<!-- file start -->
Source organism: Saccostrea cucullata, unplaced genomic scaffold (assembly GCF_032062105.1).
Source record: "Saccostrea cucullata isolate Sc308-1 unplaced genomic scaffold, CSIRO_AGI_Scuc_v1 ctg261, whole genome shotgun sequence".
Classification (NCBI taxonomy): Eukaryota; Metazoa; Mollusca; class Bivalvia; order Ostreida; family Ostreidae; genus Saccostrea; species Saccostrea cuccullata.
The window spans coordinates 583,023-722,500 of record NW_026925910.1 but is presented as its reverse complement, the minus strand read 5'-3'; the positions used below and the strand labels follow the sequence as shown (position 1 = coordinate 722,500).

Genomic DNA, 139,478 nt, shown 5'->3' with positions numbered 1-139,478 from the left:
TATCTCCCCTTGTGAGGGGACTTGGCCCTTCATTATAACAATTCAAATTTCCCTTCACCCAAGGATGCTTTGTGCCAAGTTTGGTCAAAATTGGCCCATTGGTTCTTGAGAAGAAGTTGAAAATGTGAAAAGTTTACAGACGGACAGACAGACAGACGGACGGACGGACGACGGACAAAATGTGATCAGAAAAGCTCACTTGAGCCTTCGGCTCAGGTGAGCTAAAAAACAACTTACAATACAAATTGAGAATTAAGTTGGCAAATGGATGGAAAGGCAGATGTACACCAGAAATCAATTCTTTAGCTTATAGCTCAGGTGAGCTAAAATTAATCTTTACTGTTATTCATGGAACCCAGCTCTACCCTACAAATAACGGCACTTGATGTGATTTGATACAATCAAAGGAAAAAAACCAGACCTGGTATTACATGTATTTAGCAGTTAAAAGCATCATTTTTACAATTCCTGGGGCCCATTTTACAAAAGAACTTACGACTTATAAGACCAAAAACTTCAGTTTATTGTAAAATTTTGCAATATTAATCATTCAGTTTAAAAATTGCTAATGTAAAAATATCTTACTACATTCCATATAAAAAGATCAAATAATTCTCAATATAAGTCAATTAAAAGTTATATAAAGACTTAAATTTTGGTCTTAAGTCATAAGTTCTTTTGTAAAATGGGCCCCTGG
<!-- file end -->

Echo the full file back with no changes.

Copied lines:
Source organism: Saccostrea cucullata, unplaced genomic scaffold (assembly GCF_032062105.1).
Source record: "Saccostrea cucullata isolate Sc308-1 unplaced genomic scaffold, CSIRO_AGI_Scuc_v1 ctg261, whole genome shotgun sequence".
Classification (NCBI taxonomy): Eukaryota; Metazoa; Mollusca; class Bivalvia; order Ostreida; family Ostreidae; genus Saccostrea; species Saccostrea cuccullata.
The window spans coordinates 583,023-722,500 of record NW_026925910.1 but is presented as its reverse complement, the minus strand read 5'-3'; the positions used below and the strand labels follow the sequence as shown (position 1 = coordinate 722,500).

Genomic DNA, 139,478 nt, shown 5'->3' with positions numbered 1-139,478 from the left:
TATCTCCCCTTGTGAGGGGACTTGGCCCTTCATTATAACAATTCAAATTTCCCTTCACCCAAGGATGCTTTGTGCCAAGTTTGGTCAAAATTGGCCCATTGGTTCTTGAGAAGAAGTTGAAAATGTGAAAAGTTTACAGACGGACAGACAGACAGACGGACGGACGGACGACGGACAAAATGTGATCAGAAAAGCTCACTTGAGCCTTCGGCTCAGGTGAGCTAAAAAACAACTTACAATACAAATTGAGAATTAAGTTGGCAAATGGATGGAAAGGCAGATGTACACCAGAAATCAATTCTTTAGCTTATAGCTCAGGTGAGCTAAAATTAATCTTTACTGTTATTCATGGAACCCAGCTCTACCCTACAAATAACGGCACTTGATGTGATTTGATACAATCAAAGGAAAAAAACCAGACCTGGTATTACATGTATTTAGCAGTTAAAAGCATCATTTTTACAATTCCTGGGGCCCATTTTACAAAAGAACTTACGACTTATAAGACCAAAAACTTCAGTTTATTGTAAAATTTTGCAATATTAATCATTCAGTTTAAAAATTGCTAATGTAAAAATATCTTACTACATTCCATATAAAAAGATCAAATAATTCTCAATATAAGTCAATTAAAAGTTATATAAAGACTTAAATTTTGGTCTTAAGTCATAAGTTCTTTTGTAAAATGGGCCCCTGG